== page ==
Henry Nouwen on Individualism and the Superstar Pastor

Henry Nouwen

Every year that I have been in ministry I have made it a point to read through Henry Nouwen’s “In the Name of Jesus: Reflections on Christian Leadership.”  It’s a classic text that every pastor or future pastor should read.  As I enter into the busiest part of my year I was reminded of this convicting text.

When you look at today’s Church, it is easy to see the prevalence of individualism among ministers and priests.  Not too many of us have a vast repertoire of skills to be proud of, but most of us still feel that, if we have anything at all to show, it is something we have to do solo.  You could say that many of us feel like failed tightrope walkers who discovered that we did not have the power to draw thousands of people, that we could not make many conversions, that we did not have the talents to create beautiful liturgies, that we were not as popular with the youth, young adults, or the elderly as we had hoped, and that we were not as able to respond to the needs of our people as we had expected.  But most of us still feel that, ideally, we should have been able to do it all and do it successfully.  Stardom and individual heroism, which are such obvious aspects of our competitive society, are not at all alien to the Church.  There too the dominant image is that of the self-made man or woman who can do it all alone.

– “In the Name of Jesus: Reflections on Christian Leadership” page 38 – 39

It is important then to have those people who keep you humble, and in tune with the communal nature of the pastoral vocation.  Pastors are not intended to be individual superstars or alone.  Nor should the pastor put the pressure on her/himself to be such a solo anomaly of effectiveness and popularity.

We see two extremes.  Some pastors long to be popular superstars yet others are forced to be solo and expected to be superstars.  Each of them, whether they know it or not, are swimming in the exhaustion that is the consequence of an individualistic society.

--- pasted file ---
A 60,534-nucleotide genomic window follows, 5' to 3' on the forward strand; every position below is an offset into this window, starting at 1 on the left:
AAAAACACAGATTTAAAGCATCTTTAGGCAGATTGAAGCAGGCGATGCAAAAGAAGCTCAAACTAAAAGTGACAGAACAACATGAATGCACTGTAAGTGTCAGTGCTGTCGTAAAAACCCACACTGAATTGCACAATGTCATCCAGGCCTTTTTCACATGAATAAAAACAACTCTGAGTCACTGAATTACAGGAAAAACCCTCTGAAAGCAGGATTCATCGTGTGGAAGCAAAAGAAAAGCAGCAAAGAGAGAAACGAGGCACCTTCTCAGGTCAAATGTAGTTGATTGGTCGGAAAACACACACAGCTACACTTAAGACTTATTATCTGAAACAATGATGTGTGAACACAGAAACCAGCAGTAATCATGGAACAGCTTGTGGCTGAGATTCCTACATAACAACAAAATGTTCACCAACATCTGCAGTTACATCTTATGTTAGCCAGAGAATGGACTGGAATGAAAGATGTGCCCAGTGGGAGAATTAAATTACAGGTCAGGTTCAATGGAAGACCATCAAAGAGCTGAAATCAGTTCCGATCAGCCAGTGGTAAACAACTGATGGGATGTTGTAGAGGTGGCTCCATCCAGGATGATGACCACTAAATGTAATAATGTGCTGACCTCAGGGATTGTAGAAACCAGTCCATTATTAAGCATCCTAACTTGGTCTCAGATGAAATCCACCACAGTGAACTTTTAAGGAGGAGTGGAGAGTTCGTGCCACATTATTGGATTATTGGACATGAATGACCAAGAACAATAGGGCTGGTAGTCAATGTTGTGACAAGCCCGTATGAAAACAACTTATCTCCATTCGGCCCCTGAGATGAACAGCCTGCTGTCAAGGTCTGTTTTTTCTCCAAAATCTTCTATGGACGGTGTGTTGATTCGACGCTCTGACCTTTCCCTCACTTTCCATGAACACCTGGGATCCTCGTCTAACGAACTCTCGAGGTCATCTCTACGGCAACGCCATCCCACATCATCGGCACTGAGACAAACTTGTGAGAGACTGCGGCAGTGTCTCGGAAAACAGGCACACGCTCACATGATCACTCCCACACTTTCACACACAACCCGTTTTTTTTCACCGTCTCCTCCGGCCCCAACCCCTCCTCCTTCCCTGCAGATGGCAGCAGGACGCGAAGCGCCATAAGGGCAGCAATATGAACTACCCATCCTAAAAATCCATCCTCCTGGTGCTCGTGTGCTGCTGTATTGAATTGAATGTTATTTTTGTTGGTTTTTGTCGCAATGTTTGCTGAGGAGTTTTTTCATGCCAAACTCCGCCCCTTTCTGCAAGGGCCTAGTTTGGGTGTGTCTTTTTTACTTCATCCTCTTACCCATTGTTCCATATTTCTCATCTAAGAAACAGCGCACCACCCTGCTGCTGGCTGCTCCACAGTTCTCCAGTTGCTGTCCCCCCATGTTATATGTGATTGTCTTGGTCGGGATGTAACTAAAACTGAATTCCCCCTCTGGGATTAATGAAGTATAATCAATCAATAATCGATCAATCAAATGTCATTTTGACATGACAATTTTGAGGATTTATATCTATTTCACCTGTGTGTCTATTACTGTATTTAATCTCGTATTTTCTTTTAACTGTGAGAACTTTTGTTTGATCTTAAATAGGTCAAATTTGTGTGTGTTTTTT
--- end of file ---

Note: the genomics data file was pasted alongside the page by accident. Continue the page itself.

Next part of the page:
Do you see more than the ‘two extremes’ within the nature of individualism?  Where do you see the impact of an individualism in your church community? 


  1. Robert Martin · August 30, 2012

    What I have seen most prevalent is the latter where the pastor wants to have people equipped and exercising their own gifts for ministry within the body of the church and the community the church is part of. We recently went through a period of time where we had no full time pastor and people needed to step up and do the work. And we did it. It was amazing what could be done. But an undercurrent in the church community was “When we get a pastor…” and “This problem will get fixed once we have a pastor…”. And, in evitably, when we did get a pastor, suddenly volunteers and “lay” ministers faded out and the “official” leadership was tasked with doing all the work. It’s the pastor’s job, after all, to visit the sick, plan the worship, decide on the teaching series, etc. Sad, really…

    • Chris Lenshyn · August 30, 2012

      It’s disappointing… in truth, a pastor is far more valuable to a community that is doing all those things you mention your church doing before you got a new pastor.

      I just came across this quote over at Len Hjalmarson’s blog.

      “Professionalization of the ministry is the market replacement for a community that has outsourced its capacity to care.” -Lance Ford


  2. garethbrandt · August 30, 2012

    I agree. this is required reading.

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